Episteme 9 (2):115-137 (2012)

Abstract
We briefly review Condorcet's and Young's epistemic interpretations of preference aggregation rules as maximum likelihood estimators. We then develop a general framework for interpreting epistemic social choice rules as maximum likelihood estimators, maximum a posteriori estimators, or expected utility maximizers. We illustrate this framework with several examples. Finally, we critique this program.Send article to KindleTo send this article to your Kindle, first ensure [email protected] is added to your Approved Personal Document E-mail List under your Personal Document Settings on the Manage Your Content and Devices page of your Amazon account. Then enter the ‘name’ part of your Kindle email address below. Find out more about sending to your Kindle. Find out more about sending to your Kindle. Note you can select to send to either the @free.kindle.com or @kindle.com variations. ‘@free.kindle.com’ emails are free but can only be sent to your device when it is connected to wi-fi. ‘@kindle.com’ emails can be delivered even when you are not connected to wi-fi, but note that service fees apply. Find out more about the Kindle Personal Document Service.A STATISTICAL APPROACH TO EPISTEMIC DEMOCRACYVolume 9, Issue 2Marcus PivatoDOI: https://doi.org/10.1017/epi.2012.4Your Kindle email address Please provide your Kindle [email protected]@kindle.com Available formats PDF Please select a format to send. By using this service, you agree that you will only keep articles for personal use, and will not openly distribute them via Dropbox, Google Drive or other file sharing services. Please confirm that you accept the terms of use. Cancel Send ×Send article to Dropbox To send this article to your Dropbox account, please select one or more formats and confirm that you agree to abide by our usage policies. If this is the first time you use this feature, you will be asked to authorise Cambridge Core to connect with your account. Find out more about sending content to Dropbox. A STATISTICAL APPROACH TO EPISTEMIC DEMOCRACYVolume 9, Issue 2Marcus PivatoDOI: https://doi.org/10.1017/epi.2012.4Available formats PDF Please select a format to send. By using this service, you agree that you will only keep articles for personal use, and will not openly distribute them via Dropbox, Google Drive or other file sharing services. Please confirm that you accept the terms of use. Cancel Send ×Send article to Google Drive To send this article to your Google Drive account, please select one or more formats and confirm that you agree to abide by our usage policies. If this is the first time you use this feature, you will be asked to authorise Cambridge Core to connect with your account. Find out more about sending content to Google Drive. A STATISTICAL APPROACH TO EPISTEMIC DEMOCRACYVolume 9, Issue 2Marcus PivatoDOI: https://doi.org/10.1017/epi.2012.4Available formats PDF Please select a format to send. By using this service, you agree that you will only keep articles for personal use, and will not openly distribute them via Dropbox, Google Drive or other file sharing services. Please confirm that you accept the terms of use. Cancel Send ×Export citation Request permission.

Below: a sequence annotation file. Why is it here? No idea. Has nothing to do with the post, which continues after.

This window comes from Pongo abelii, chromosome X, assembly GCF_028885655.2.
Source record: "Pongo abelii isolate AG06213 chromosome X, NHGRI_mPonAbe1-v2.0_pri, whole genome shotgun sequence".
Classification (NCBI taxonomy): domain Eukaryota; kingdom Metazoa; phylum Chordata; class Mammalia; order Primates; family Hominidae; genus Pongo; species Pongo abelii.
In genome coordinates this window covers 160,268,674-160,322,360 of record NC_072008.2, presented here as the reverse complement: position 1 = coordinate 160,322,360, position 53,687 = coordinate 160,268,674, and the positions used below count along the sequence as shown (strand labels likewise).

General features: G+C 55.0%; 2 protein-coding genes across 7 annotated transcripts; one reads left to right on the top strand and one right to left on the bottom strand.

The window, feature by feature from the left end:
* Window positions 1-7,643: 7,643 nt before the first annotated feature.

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DOI 10.1017/epi.2012.4
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References found in this work BETA

Epistemic Democracy: Generalizing the Condorcet Jury Theorem.Christian List & Robert E. Goodin - 2001 - Journal of Political Philosophy 9 (3):277–306.
Epistemic Democracy with Defensible Premises.Franz Dietrich & Kai Spiekermann - 2013 - Economics and Philosophy 29 (1):87--120.

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